For a long time the key factor holding back the electric vehicle revolution was the fact that there was not nearly enough funding for public electric vehicle supply equipment (EVSE). That is changing — now billions of dollars are being allocated with a goal of installing half a million public EV chargers by 2030. As the number of public chargers and the EV adoption rate continue to rise, it’s normal to wonder how the public charging process works. To help you navigate through and be in control of your EV charging experience, here are the top 10 frequently asked questions about charging your electric vehicle away from home:
1. Why is at home EV charging preferred over public EV charging?
Over 80% of EV charging happens at home. This is partly due to the fact that there has been a lack of public EV chargers in the past. As more EVSE are added to communities and places of work, this will likely change. However, many EV owners will still likely prefer the convenience, control and cost savings of charging at home.
2. What are my public EV charging options?
Public EV charging stations will either be Level 2 or Level 3 DC Fast Chargers (DCFC). Level 2 EV chargers supply alternating current (AC) to the vehicle’s on-board charger which converts the AC power to direct current (DC) to charge the battery. On the contrary, DC Fast Chargers bypass the vehicle’s on-board charger and supply DC power directly to the EV battery.
3. Does DC fast charging damage the EV battery?
Excessive DC fast charging can negatively impact EV battery performance and durability. Compared to standard charging, eight years of fast charging would take approximately 10% off of the EV battery life. While DCFC is convenient and at times absolutely necessary, this method of charging should be utilized only when essential.
4. Can I use any public EV charger?
If charging with Level 2, you can use any public EV charger as they all use or have an adaptor for a standard SAE J1772 connector. Level 3 DC Fast Chargers typically have either a CHAdeMO or CCS connector - these connectors are incompatible. However, a lot of EVs have a charging port for each. Tesla used to have a third connection type for Level 3 charging, but Tesla superchargers are now compatible with other vehicle models. To be safe, make sure you know your EV connector (all EVs except Nissan and Mitsubishi should use CCS).
5. How can I find a public EV charger?
Finding a public EV charger is easier than ever. Almost all public EV charging companies have a network, accessible through an app, to display charging station locations. With the advancement of interoperability, charging networks also exchange information with one another to display chargers from multiple companies. This Open Charge Point Protocol (OCPP) simplifies the user experience by eliminating the need to download multiple apps. Public EV chargers are also visible on some navigation softwares such as Google Maps.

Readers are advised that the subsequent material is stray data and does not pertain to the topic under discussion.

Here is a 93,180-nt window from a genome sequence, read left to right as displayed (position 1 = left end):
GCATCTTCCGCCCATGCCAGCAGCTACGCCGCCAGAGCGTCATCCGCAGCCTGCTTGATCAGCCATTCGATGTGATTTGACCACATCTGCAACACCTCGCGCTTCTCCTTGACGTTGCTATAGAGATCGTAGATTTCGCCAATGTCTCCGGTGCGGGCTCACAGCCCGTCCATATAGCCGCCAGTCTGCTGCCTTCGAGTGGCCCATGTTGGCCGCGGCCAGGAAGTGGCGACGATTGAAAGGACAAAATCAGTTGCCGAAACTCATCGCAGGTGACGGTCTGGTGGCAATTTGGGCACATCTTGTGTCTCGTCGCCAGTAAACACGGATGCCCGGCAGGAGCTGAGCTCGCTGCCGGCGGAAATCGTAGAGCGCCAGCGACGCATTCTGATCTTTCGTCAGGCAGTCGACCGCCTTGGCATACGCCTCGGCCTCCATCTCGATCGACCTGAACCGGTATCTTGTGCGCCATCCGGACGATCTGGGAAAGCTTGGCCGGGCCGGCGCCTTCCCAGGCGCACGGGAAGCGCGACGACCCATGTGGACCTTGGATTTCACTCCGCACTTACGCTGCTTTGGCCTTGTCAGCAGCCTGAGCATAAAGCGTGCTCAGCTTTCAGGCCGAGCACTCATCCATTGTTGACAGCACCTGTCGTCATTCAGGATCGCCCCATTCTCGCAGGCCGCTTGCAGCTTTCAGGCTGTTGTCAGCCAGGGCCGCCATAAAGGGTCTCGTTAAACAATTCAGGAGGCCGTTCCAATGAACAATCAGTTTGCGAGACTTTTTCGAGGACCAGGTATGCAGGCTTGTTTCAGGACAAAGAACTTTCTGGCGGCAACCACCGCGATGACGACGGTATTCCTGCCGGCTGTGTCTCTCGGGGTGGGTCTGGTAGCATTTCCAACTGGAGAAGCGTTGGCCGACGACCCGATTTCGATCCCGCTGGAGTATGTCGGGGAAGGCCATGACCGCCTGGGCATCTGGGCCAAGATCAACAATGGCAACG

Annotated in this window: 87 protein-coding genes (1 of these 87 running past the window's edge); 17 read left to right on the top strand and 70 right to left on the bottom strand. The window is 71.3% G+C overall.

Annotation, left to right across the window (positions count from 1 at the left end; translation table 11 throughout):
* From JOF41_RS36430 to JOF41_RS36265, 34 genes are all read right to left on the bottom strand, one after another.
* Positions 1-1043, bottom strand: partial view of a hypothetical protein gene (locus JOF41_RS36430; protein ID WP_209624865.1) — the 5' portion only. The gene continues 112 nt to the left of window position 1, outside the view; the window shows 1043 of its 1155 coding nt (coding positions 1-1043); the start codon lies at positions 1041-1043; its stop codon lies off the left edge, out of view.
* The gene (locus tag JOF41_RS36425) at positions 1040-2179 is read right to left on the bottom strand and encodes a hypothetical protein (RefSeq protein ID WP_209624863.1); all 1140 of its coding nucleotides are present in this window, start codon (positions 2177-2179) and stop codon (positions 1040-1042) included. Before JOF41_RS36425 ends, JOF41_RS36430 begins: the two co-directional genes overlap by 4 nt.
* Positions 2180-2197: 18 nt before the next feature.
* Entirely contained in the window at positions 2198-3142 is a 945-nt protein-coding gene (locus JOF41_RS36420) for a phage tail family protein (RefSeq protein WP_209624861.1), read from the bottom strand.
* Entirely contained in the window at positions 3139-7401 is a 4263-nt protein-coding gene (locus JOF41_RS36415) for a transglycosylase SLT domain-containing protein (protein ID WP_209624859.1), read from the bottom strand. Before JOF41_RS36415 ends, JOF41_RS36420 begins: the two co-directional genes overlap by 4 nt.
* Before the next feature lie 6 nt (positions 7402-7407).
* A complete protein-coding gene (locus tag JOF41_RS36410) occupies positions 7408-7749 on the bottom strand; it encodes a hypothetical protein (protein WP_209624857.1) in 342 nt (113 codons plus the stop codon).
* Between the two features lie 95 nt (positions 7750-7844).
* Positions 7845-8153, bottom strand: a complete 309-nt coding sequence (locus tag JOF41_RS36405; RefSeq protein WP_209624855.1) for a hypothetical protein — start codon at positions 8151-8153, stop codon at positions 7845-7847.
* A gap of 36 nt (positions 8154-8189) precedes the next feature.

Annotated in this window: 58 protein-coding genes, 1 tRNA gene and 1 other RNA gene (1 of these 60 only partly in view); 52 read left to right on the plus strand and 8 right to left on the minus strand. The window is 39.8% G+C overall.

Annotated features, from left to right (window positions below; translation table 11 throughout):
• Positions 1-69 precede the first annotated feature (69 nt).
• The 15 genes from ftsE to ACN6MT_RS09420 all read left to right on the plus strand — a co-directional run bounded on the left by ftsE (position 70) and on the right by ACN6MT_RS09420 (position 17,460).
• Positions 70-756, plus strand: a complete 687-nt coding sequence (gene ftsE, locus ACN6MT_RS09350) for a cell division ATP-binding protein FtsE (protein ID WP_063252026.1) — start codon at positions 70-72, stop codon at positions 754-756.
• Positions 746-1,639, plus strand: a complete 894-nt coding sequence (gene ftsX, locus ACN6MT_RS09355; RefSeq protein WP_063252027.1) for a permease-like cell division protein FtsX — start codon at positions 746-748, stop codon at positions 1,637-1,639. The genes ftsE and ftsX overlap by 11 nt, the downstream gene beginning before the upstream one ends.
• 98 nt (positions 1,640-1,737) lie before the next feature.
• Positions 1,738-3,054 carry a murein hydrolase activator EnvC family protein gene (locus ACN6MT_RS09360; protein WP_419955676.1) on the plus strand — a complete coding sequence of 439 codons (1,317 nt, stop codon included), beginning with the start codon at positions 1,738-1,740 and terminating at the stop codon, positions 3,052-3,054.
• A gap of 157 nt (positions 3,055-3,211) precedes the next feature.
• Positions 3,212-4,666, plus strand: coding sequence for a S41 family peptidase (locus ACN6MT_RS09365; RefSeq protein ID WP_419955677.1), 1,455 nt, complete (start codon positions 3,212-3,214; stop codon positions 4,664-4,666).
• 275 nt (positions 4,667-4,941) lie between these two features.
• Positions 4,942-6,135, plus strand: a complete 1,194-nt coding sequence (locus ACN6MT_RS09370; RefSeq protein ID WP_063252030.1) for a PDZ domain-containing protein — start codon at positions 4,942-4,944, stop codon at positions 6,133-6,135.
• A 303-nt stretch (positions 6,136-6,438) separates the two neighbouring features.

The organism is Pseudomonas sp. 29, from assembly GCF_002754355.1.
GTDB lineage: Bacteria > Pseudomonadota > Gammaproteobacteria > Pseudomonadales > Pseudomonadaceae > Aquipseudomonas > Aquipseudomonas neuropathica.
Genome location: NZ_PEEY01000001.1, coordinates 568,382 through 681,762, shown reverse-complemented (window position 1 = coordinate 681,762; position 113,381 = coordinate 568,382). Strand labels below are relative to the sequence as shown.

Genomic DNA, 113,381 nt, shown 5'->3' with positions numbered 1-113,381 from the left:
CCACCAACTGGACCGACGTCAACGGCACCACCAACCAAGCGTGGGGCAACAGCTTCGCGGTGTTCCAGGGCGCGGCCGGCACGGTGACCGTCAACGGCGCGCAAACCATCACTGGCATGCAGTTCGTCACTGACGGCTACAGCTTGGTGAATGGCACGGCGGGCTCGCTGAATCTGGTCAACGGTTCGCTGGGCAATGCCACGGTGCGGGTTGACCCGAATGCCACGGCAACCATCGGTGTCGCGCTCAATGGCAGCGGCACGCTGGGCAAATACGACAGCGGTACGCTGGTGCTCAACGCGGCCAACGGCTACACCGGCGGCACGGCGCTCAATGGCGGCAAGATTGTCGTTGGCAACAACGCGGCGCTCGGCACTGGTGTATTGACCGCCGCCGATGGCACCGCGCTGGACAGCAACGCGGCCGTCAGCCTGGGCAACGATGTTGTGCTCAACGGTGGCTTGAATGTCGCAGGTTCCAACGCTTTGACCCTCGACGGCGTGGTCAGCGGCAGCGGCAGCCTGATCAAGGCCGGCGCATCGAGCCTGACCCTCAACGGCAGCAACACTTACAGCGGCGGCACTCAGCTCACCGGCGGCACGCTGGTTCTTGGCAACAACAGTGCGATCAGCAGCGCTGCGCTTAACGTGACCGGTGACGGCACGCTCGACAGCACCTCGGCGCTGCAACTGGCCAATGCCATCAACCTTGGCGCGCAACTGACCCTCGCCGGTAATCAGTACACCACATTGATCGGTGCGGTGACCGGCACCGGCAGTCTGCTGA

6. How long does public EV charging take?
Public EV charging time is dependent on the type of charger, among other factors. Level 2 EV chargers, more commonly found in local communities and places of work, can add around 15 to 30 miles of range per hour. DC Fast Chargers, more common along highways, can charge your EV in as little as 30 minutes. No matter how you choose to charge your EV away from home, expect the process to take longer than filling a gas tank.
7. How much does public EV charging cost?
This is dependent on what type of charger you use, when you charge and what pricing model is in effect. Public EV pricing models include monthly subscriptions, pay as you go or some combination of both. While there are variables, you can assume that using a DC Fast Charger will cost around $15-30 for a full charge. Already less expensive than filling up with gas, EV charging will only get cheaper as you decrease your charging level to Level 2 or Level 1.
8. Is my EV battery going to run out before I find a charger?
If you’ve never run out of gas, you’ll never run out of electricity. Similar to your old gas-powered vehicle, EVs will give you a warning when your battery is low and many will display EV charging stations in the area. If your battery level continues to decline, your EV will take precautions such as increasing regenerative braking to convert more kinetic energy into usable energy therefore extending battery life.
9. Can I take my EV on a road trip?
Yes! With more on the way, there is already EVSE in place to meet your road trip needs. If you plan ahead and pinpoint the EV chargers along your route, you’ll have no problem adding your EV to your adventure. However, just be mindful that EV charging takes longer than filling up with gas, so try to plan your EV charging during meals and other necessary stops.
10. Are there any public EV charging best practices I should follow?
Yes! One key tip for EV charging is to try to maintain your EV battery between 25% and 75%. Also, remember there are many factors that affect charging speed such as charging rate of the vehicle, battery size, battery fullness, and environmental elements such as temperature. Read our EV Charging Guide for a deep dive into EV charging best practices.